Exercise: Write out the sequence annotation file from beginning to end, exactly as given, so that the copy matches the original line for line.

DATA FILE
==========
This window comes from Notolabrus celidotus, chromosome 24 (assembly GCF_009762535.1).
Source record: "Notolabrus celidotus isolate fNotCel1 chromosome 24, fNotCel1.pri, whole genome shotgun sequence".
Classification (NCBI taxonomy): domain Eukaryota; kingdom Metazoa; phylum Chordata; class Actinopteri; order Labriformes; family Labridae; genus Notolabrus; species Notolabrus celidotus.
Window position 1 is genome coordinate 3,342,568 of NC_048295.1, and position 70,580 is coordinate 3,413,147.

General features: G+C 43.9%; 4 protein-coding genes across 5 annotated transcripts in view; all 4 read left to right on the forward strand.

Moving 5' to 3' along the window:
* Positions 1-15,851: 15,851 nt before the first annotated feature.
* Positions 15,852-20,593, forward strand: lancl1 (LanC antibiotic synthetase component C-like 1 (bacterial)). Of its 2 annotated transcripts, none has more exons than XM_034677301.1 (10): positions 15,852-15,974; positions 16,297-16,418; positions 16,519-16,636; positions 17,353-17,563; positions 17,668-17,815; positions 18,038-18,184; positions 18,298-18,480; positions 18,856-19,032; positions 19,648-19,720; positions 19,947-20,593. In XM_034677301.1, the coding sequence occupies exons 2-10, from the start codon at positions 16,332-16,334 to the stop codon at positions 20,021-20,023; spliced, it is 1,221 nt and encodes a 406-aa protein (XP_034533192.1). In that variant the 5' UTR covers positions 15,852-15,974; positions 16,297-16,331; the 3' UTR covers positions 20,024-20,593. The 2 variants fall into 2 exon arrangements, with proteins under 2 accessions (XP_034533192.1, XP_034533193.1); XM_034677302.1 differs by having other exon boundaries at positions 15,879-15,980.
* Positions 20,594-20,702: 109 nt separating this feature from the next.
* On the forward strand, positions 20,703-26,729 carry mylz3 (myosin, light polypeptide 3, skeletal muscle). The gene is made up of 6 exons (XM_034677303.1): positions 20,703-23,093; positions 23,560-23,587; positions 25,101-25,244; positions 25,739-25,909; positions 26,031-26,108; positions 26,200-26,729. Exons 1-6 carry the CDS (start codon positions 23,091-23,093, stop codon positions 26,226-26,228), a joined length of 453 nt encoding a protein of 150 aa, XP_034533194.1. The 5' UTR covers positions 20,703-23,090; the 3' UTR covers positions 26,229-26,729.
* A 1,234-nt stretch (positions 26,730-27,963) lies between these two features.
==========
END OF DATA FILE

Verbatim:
This window comes from Notolabrus celidotus, chromosome 24 (assembly GCF_009762535.1).
Source record: "Notolabrus celidotus isolate fNotCel1 chromosome 24, fNotCel1.pri, whole genome shotgun sequence".
Classification (NCBI taxonomy): domain Eukaryota; kingdom Metazoa; phylum Chordata; class Actinopteri; order Labriformes; family Labridae; genus Notolabrus; species Notolabrus celidotus.
Window position 1 is genome coordinate 3,342,568 of NC_048295.1, and position 70,580 is coordinate 3,413,147.

General features: G+C 43.9%; 4 protein-coding genes across 5 annotated transcripts in view; all 4 read left to right on the forward strand.

Moving 5' to 3' along the window:
* Positions 1-15,851: 15,851 nt before the first annotated feature.
* Positions 15,852-20,593, forward strand: lancl1 (LanC antibiotic synthetase component C-like 1 (bacterial)). Of its 2 annotated transcripts, none has more exons than XM_034677301.1 (10): positions 15,852-15,974; positions 16,297-16,418; positions 16,519-16,636; positions 17,353-17,563; positions 17,668-17,815; positions 18,038-18,184; positions 18,298-18,480; positions 18,856-19,032; positions 19,648-19,720; positions 19,947-20,593. In XM_034677301.1, the coding sequence occupies exons 2-10, from the start codon at positions 16,332-16,334 to the stop codon at positions 20,021-20,023; spliced, it is 1,221 nt and encodes a 406-aa protein (XP_034533192.1). In that variant the 5' UTR covers positions 15,852-15,974; positions 16,297-16,331; the 3' UTR covers positions 20,024-20,593. The 2 variants fall into 2 exon arrangements, with proteins under 2 accessions (XP_034533192.1, XP_034533193.1); XM_034677302.1 differs by having other exon boundaries at positions 15,879-15,980.
* Positions 20,594-20,702: 109 nt separating this feature from the next.
* On the forward strand, positions 20,703-26,729 carry mylz3 (myosin, light polypeptide 3, skeletal muscle). The gene is made up of 6 exons (XM_034677303.1): positions 20,703-23,093; positions 23,560-23,587; positions 25,101-25,244; positions 25,739-25,909; positions 26,031-26,108; positions 26,200-26,729. Exons 1-6 carry the CDS (start codon positions 23,091-23,093, stop codon positions 26,226-26,228), a joined length of 453 nt encoding a protein of 150 aa, XP_034533194.1. The 5' UTR covers positions 20,703-23,090; the 3' UTR covers positions 26,229-26,729.
* A 1,234-nt stretch (positions 26,730-27,963) lies between these two features.